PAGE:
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Tips for a successful immigration interview

At some point during your adjustment phase to a new life in Colorado, you may have to attend an interview with immigration officials. There may be several reasons for this, some more benign than others. If Immigration and Customs Enforcement officials have called you to a Stokes interview, it means the U.S. government doubts the validity of your marriage to a U.S. citizen, which is definitely no minor issue.  

Many other immigration processes also require interviews. There are several things to do and not do that may help you increase your chances for favorably resolving whatever matter happens to be at hand. The good news is that you don't have to go it alone. There are support networks in place to assist you in all aspects of immigration, including accompanying you to an immigration interview.  

Things to avoid when answering interview questions 

You may be one of many people in Colorado who tend to handle stressful situations by attempting to add levity. However, an official immigration interview is not the best time or place to test your humor skills. In fact, joking around with ICE officials may be quite counterproductive to your interview goals. The following list mentions additional behaviors you'll want to avoid: 

  • Arguing with your spouse in the presence of immigration officials: If you and your spouse disagree about a particular detail regarding interview questions, such as an important date or name, it is best to try to remain calm and simply answer the questions as accurately and honestly as you can. 
  • Entering confrontation with ICE officials: Even if you believe an immigration official or interviewer is trying to intimidate you, you'll want to avoid arguing with him or her. An argumentative attitude may cause officials to suspect you are trying to hide something.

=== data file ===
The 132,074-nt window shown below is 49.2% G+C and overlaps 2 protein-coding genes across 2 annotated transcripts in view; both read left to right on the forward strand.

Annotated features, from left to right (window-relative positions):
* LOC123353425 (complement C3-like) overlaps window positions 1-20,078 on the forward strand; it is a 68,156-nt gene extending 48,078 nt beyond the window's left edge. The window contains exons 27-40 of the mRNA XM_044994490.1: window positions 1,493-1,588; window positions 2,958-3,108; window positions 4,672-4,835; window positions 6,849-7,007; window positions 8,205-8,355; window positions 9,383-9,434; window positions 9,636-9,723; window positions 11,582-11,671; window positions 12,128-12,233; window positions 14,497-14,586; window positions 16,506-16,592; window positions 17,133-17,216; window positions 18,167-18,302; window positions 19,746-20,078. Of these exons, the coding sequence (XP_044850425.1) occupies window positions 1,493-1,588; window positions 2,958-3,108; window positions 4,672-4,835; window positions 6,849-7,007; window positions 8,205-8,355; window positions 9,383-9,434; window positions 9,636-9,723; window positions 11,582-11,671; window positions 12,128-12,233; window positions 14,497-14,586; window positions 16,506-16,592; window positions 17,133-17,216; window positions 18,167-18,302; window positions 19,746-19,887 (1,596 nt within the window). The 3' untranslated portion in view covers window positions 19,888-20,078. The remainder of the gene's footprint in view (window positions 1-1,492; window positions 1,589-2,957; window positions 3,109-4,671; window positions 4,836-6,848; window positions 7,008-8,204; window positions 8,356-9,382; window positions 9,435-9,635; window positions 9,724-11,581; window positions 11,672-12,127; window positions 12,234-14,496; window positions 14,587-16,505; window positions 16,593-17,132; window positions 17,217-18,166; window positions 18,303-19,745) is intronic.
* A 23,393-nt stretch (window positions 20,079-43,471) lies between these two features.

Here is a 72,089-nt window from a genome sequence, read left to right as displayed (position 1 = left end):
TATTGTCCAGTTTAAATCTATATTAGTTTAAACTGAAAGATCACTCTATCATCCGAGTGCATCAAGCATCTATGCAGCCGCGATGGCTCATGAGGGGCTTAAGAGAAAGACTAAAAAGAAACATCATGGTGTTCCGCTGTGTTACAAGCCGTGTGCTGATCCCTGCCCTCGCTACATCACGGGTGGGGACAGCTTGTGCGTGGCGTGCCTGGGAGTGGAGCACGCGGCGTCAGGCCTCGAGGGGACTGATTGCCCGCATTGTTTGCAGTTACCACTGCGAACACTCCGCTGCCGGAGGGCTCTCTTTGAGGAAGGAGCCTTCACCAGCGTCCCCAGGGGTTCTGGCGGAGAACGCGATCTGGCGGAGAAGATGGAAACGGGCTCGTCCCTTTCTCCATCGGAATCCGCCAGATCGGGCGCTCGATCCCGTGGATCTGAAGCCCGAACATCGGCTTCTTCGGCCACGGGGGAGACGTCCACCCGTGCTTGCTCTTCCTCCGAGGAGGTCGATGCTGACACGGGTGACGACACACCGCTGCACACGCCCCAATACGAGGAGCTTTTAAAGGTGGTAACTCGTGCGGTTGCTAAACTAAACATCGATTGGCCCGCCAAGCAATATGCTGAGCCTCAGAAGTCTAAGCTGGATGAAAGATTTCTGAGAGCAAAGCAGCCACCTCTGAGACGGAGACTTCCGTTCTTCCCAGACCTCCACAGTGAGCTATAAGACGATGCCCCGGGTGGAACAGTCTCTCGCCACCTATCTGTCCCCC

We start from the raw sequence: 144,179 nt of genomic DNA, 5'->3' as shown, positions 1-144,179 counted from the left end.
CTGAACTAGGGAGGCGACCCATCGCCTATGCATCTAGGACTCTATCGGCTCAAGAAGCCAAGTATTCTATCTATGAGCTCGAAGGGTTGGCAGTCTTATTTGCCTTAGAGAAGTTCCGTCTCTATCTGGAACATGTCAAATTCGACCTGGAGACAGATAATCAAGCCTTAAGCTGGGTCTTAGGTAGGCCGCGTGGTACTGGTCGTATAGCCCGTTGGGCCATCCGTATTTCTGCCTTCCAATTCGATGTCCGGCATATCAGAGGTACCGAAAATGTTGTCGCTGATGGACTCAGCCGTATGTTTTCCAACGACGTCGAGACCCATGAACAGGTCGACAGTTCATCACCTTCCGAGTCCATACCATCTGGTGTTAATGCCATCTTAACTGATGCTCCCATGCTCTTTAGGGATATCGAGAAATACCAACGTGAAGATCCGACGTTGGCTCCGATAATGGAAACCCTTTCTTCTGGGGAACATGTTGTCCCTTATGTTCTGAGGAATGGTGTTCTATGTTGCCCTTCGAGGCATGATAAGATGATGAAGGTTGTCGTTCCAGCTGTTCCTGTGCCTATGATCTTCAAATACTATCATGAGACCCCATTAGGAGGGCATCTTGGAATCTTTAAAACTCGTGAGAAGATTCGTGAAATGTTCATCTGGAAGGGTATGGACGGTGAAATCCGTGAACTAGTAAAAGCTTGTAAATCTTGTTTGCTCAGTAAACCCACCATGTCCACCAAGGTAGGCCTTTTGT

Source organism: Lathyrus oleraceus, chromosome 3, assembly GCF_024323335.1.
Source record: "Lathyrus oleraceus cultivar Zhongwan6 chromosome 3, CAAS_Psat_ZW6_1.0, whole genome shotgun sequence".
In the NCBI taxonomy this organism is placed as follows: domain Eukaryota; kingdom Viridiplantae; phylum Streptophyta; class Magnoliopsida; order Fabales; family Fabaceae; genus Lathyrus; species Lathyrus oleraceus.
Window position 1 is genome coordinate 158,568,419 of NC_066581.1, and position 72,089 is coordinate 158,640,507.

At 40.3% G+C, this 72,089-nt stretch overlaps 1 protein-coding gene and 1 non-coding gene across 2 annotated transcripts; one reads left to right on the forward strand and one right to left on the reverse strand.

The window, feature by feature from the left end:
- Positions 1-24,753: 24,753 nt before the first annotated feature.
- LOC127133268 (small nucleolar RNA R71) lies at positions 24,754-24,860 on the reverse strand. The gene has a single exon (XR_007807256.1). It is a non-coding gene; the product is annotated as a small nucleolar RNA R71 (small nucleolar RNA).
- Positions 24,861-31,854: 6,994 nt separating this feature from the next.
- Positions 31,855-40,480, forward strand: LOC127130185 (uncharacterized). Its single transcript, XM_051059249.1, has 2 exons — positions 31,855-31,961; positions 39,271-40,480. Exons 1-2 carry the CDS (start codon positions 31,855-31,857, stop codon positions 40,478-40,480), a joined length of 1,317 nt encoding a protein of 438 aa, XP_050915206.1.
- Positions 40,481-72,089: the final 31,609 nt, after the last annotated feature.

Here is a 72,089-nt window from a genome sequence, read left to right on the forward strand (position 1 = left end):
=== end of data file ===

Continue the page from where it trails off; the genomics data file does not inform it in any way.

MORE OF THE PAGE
• Refusing to answer: Some of the questions the interviewer asks may be intensely personal or seem private to you. If you refuse to answer personal questions, you lower your chances for a successful interview outcome. 
  • Dressing in street clothes: Your immigration interview is an important event that may determine your ability to remain in the United States. You up your chances of making a positive impression on your interviewer if you dress in a business-casual fashion. Your interview is not the time for wearing pajama pants in public or t-shirts with potentially offensive sayings on them.

If you avoid these things, you're more likely to have a good interview. The bottom line is that the impression you make upon your interviewer is just as critical as providing the correct answers to the questions.  

Do these things 

Being on time for your interview is one of the most important things you can do to attain success. While five or 10 minutes may not seem like a big deal to you, your interviewer may think you are not taking the situation seriously if you are tardy. Also, keep the following things in mind: 

  • Come prepared: Always attend an immigration interview with important documents in hand. Bring anything you think you might need, such as original documents, bank account information, driver's license, etc. 
  • Enlist language support: If you find speaking and understanding English a serious challenge, you are definitely not alone in your struggle. You may bring an interpreter to your interview. 
  • Follow instructions: It's best to not question the decisions of your interviewer, such as if he or she requests to speak to you apart from your spouse. ICE officials may take any resistance on your part as a sign of aggression.  

It's understandable that you'd be nervous when called to an immigration interview. Just remember that many other Colorado immigrants have successfully navigated the process before you. Keep your goals in mind and know where to seek support to help you achieve them.

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